Dear Bird Folks,
I’m looking forward to the return of our winter ducks, specifically the Buffleheads. When will they be back, and like many other birds this fall, will there be more than normal?
– Ethan, Harwich, MA
Oh, right, Ethan,
I almost forgot about ducks. With all the talk about birds coming down from Canada recently, I totally spaced off returning waterfowl. Thanks for reminding me. I’m glad someone is paying attention. I wonder what else I’ve forgotten. Wait! I think I’m supposed to pick up my wife at the dentist. I’ll be right back.
Each summer, migrating shorebirds have to struggle with the Cape’s crowded beaches, but ducks have it planned right. They wait for the sailboats, kayaks and paddleboards to be put away before returning to our ponds. When will they be back? Not as soon as they used to. It was the first weekend of November, back in 1983, when members of the Cape Cod Bird Club decided to survey the local waterfowl population. It was a good idea, except for one thing…our climate is changing. Northern ponds and lakes don’t freeze as early as they once did, which means “our” ducks are arriving later in the season. It didn’t take long for the Bird Club people to figure that out and move the survey to December. It was a good move. Those November counts produced 4,000 ducks and geese, which seem like a lot, but the December counts have nearly tripled that number. And what duck tops the list? According to a fairly recent survey, Cape Cod’s most common winter duck is your buddy, the Bufflehead. Some readers, who don’t spend much time outside in the winter, might not be familiar with Buffleheads, but these fair-weather folks are missing out on seeing one cool little duck. In fact, it may even be our littlest duck, or maybe not. We aren’t sure.
Bird watcher’s like to argue about everything and one of their many arguments revolves around North America’s smallest duck. Some insist it’s the Green-winged Teal, while others claim that honor belongs to the Bufflehead. I don’t know which is correct, but I do know which duck is the cutest. Buffleheads are by far the most adorable ducks in North America. From a distance, they appear to be totally black and white, like floating chickadees. But if the sun is out and you are able to get close enough, you’ll be surprised to see that the males’ heads have a fair amount of purple and green irradiance, much like grackles (only Buffleheads won’t empty your feeder).
Buffleheads spend their summer days a long way from here, living in the boreal forests of Canada. Like bluebirds, Buffleheads nest in tree cavities, and again like bluebirds, they have no ability to excavate their own nest holes. They must find a cavity previously hollowed out by another creature, usually a flicker. This takes a lot of searching, but Buffleheads actually like to go house hunting. In fact, even after their nesting duties have been completed, the female will continue to inspect possible nest sites for future use. They are like the people who buy a new house, but continue to read real estate ads and attend open houses, just in case they’ve missed something better.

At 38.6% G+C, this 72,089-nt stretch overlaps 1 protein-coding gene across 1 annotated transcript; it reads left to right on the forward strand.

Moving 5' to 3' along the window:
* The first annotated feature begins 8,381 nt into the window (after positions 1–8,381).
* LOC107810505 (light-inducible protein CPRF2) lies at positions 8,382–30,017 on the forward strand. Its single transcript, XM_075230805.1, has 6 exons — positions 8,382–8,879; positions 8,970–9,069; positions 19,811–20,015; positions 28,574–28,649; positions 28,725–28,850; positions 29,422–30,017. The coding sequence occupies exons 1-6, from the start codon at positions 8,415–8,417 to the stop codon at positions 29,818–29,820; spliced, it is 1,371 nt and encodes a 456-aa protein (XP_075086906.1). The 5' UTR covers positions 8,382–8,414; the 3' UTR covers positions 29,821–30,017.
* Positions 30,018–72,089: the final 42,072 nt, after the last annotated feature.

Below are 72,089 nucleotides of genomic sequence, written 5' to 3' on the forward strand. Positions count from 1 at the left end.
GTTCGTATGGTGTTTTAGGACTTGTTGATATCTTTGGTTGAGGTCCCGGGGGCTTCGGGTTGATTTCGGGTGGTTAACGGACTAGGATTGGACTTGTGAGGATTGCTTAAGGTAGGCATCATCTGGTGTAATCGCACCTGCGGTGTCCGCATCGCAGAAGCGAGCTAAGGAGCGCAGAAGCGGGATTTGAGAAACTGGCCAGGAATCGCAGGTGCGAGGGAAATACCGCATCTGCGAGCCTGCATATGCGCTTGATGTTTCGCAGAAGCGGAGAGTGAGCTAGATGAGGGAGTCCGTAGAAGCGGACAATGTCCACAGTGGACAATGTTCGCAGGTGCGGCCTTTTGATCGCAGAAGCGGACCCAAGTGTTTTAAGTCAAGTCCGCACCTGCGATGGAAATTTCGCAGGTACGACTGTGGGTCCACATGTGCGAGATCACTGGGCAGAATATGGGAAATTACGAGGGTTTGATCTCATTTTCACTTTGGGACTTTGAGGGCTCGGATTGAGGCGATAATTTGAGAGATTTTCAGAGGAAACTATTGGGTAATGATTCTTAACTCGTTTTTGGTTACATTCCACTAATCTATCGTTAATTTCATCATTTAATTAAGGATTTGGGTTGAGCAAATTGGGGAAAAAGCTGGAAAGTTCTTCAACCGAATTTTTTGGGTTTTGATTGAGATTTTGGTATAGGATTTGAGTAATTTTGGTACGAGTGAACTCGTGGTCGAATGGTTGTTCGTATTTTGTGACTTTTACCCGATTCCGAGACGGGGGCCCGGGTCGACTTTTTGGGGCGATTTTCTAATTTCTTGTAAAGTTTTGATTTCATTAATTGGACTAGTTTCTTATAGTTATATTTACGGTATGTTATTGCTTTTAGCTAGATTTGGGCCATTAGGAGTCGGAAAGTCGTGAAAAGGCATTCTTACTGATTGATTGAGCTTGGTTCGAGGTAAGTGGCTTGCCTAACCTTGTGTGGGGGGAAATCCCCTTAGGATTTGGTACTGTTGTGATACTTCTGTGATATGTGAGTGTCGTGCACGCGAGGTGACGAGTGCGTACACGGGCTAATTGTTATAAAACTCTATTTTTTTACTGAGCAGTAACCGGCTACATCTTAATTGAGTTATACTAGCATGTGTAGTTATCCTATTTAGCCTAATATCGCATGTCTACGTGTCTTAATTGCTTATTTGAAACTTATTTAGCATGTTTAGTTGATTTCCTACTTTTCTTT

Canada is a wonderful country, but it’s not very duck friendly in the winter. Buffleheads from as far away as Saskatchewan and Manitoba head our way when their breeding season is over. Many of the other duck species found on Cape Cod are habitat specific. They either prefer shallow bays, deep lakes or the open ocean, but Buffleheads aren’t fussy. You can see them in fresh or salt water, in flowing rivers or quiet ponds. I’ve even seen Buffleheads diving in flooded bogs, possibly searching for cranberry-flavored aquatic insects, which I hear are loaded with vitamin C.
The Bufflehead is so named for the male’s disproportionately large head. In other words, this petite duck is said to be buffalo-headed, which seems a little harsh. Can you imagine all the teasing it must get from the other birds? Well, all the other birds except the Yellow-rumped Warbler. Yellow-rumps know what it’s like to have an awkward name. Funny name aside, Buffleheads are one of the few ducks that remain with the same mate for several breeding seasons. Most other species start from scratch each spring, but not the Buffalo-heads. Like crows, Buffleheads also are purported to have a designated lookout. While the rest of the flock is diving for food, one or two others will remain on the surface to watch for trouble. Really? Can they do that? I mean, how do the birds on the surface communicate with the ones underwater? Do they dive down to tell them about the danger or wait for them to resurface? I wouldn’t do either. If I was a guard duck and saw trouble coming, I’d be like, “Bye.”
So far, Ethan, reports of returning Buffleheads have been sparse, but they’ll become more abundant in the coming weeks. Also, the recent wave of northern finches has nothing to do with ducks. I don’t expect to see a noticeable increase in the Cape’s duck population this year, unless things really freeze-up everywhere else. And if that happens, we all could be in for a tough winter. Just remember to dress warm and take plenty of vitamin C, but not by eating cranberry-flavored aquatic insects. They aren’t as delicious as they sound.